A. Cross-Motions for Summary Judgment
Both Lawrence and Hutchinson moved for summary judgment. We first note that summary judgment under I.R.C.P. 56(c) is proper only when there is no genuine issue of material fact and the moving party is entitled to judgment as a matter of law. On appeal, we exercise free review in determining whether a genuine issue of material fact exists and whether the moving party is entitled to judgment as a matter of law. Edwards v. Conchemco, Inc., 111 Idaho 851, 852, 727 P.2d 1279, 1280 (Ct.App.1986). The fact that the parties have filed cross-motions for summary judgment does not change the applicable standard of review, and does not in and of itself establish that there is no genuine issue of material fact. This Court must evaluate each party's motion on its own merits. Intermountain Eye & Laser Ctrs., P.L.L.C. v. Miller, 142 Idaho 218, 222, 127 P.3d 121, 125 (2005); Shawver v. Huckleberry Estates, L.L.C., 140 Idaho 354, 360, 93 P.3d 685, 691 (2004); Intermountain Forest Mgmt., Inc. v. Louisiana Pac. Corp., 136 Idaho 233, 235, 31 P.3d 921, 923 (2001); Stafford v. Klosterman, 134 Idaho 205, 206, 998 P.2d 1118, 1119 (2000); Kromrei v. AID Ins. Co., 110 Idaho 549, 551, 716 P.2d 1321, 1323 (1986).
When assessing a motion for summary judgment, all controverted facts are to be liberally construed in favor of the nonmoving party. Furthermore, the trial court must draw all reasonable inferences in favor of the party resisting the motion. G & M Farms v. Funk Irrigation Co., 119 Idaho 514, 517, 808 P.2d 851, 854 (1991); Sanders v. Kuna Joint Sch. Dist., 125 Idaho 872, 874, 876 P.2d 154, 156 (Ct.App.1994). When an action will be tried before the court without a jury, the trial court as the trier of fact is entitled to arrive at the most probable inferences based upon the undisputed evidence properly before it and grant the summary judgment despite the possibility of conflicting inferences. P.O. Ventures, Inc. v. Loucks Family Irrevocable Trust, 144 Idaho 233, 237, 159 P.3d 870, 874 (2007); Intermountain Forest Mgmt., 136 Idaho at 235, 31 P.3d at 923; Stafford, 134 Idaho at 206, 998 P.2d at 1119. Resolution of the possible conflict between the inferences is within the responsibilities of the fact finder. P.O. Ventures, 144 Idaho at 237, 159 P.3d at 874; Cameron v. Neal, 130 Idaho 898, 900, 950 P.2d 1237, 1239 (1997). This Court reviews the inferences drawn by the district judge to determine whether the record reasonably supports those inferences. P.O. Ventures, 144 Idaho at 237, 159 P.3d at 874; Intermountain Forest Mgmt., 136 Idaho at 235, 31 P.3d at 923; Davis v. Peacock, 133 Idaho 637, 640, 991 P.2d 362, 365 (1999).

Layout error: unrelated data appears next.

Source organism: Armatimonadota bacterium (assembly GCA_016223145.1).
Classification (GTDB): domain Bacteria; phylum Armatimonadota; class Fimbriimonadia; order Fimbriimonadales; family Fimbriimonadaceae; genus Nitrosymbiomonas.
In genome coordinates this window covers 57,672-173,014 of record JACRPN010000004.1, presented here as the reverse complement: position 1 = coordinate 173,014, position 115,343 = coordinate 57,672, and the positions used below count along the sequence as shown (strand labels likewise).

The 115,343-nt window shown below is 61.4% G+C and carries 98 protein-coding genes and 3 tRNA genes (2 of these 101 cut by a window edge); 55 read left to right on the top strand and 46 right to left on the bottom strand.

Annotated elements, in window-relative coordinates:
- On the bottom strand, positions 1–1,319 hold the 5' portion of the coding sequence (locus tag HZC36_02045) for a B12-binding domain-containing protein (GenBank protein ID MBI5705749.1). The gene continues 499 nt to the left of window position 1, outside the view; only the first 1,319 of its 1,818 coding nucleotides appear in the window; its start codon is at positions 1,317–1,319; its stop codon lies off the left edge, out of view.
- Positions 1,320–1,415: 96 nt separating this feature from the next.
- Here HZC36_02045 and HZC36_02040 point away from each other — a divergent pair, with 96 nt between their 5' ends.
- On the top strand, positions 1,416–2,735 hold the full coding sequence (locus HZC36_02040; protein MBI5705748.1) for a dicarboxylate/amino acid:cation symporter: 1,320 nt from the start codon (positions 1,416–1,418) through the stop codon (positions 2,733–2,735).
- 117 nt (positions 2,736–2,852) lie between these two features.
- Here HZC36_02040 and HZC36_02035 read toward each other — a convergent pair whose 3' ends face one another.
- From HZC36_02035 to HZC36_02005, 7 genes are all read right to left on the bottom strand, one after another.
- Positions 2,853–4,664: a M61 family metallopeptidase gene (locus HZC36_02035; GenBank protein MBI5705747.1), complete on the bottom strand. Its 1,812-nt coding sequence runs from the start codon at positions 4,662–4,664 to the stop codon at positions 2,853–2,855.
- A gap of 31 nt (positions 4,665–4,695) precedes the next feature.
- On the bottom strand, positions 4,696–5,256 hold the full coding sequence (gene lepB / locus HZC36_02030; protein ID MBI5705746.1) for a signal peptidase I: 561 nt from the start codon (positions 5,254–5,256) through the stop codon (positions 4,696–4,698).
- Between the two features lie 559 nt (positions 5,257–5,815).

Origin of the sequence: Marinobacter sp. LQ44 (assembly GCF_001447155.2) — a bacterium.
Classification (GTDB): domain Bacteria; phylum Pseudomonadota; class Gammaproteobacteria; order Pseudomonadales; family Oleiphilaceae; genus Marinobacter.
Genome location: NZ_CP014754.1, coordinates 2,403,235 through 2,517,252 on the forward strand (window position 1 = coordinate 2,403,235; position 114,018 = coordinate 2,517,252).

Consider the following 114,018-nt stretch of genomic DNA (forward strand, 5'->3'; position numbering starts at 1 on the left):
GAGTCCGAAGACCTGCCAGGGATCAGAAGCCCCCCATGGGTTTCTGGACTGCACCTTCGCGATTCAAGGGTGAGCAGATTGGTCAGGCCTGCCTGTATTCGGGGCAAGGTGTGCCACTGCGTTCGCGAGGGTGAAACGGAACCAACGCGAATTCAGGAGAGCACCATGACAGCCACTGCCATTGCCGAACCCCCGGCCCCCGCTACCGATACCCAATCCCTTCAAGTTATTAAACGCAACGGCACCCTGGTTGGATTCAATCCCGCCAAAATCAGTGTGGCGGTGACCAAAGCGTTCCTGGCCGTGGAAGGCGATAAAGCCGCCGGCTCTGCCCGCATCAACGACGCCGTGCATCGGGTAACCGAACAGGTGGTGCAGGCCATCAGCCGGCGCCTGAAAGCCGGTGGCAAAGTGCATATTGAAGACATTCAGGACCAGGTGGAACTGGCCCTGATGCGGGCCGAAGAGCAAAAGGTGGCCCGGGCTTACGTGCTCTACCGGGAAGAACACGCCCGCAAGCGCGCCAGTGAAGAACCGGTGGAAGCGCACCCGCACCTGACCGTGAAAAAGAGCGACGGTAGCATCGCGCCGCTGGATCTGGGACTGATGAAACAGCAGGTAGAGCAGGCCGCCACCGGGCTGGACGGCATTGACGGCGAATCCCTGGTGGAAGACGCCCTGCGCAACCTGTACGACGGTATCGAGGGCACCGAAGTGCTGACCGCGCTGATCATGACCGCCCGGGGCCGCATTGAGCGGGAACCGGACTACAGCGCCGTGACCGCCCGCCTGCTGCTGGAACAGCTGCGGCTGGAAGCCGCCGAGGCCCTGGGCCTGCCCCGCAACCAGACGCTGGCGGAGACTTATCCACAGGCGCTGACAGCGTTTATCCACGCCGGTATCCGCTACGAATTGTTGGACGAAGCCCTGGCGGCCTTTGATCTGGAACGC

1. Did Lawrence and Hutchinson enter into a binding settlement agreement?
Lawrence asserts that he and Hutchinson entered into an enforceable settlement 538*538 contract when Rice and Harwood orally agreed on a monetary settlement figure on September 13, 2004. Hutchinson denies that the oral agreement comprised all of the material terms of the settlement, and therefore concludes that it was only a first step in the negotiation process.
Stipulations for the settlement of litigation are regarded with favor by the courts and will be enforced unless good cause to the contrary is shown. Kohring v. Robertson, 137 Idaho 94, 99, 44 P.3d 1149, 1154 (2002); Young Electric Sign Co. v. Winder, 135 Idaho 804, 808, 25 P.3d 117, 121 (2001). Generally, oral settlement agreements do not have to be reduced to writing to be enforceable. McColm-Traska v. Baker, 139 Idaho 948, 951, 88 P.3d 767, 770 (2004); Lyle v. Koubourlis, 115 Idaho 889, 891, 771 P.2d 907, 909 (1988). Oral stipulations are binding when acted upon or entered on the court records. Kohring, 137 Idaho at 99, 44 P.3d at 1154; Conley v. Whittlesey, 126 Idaho 630, 633, 888 P.2d 804, 807 (Ct.App.1995). However, an attempted stipulation is ineffective when it is clear from the record that the parties never assented to it. Kohring, 137 Idaho at 99, 44 P.3d at 1154; First Sec. Bank v. Neibaur, 98 Idaho 598, 605, 570 P.2d 276, 283 (1977). An agreement entered into in good faith in order to settle adverse claims is binding upon the parties, and absent a showing of fraud, duress or undue influence, is enforceable either at law or in equity. Young Electric Sign Co., 135 Idaho at 808, 25 P.3d at 121; Wilson v. Bogert, 81 Idaho 535, 542, 347 P.2d 341, 345 (1959).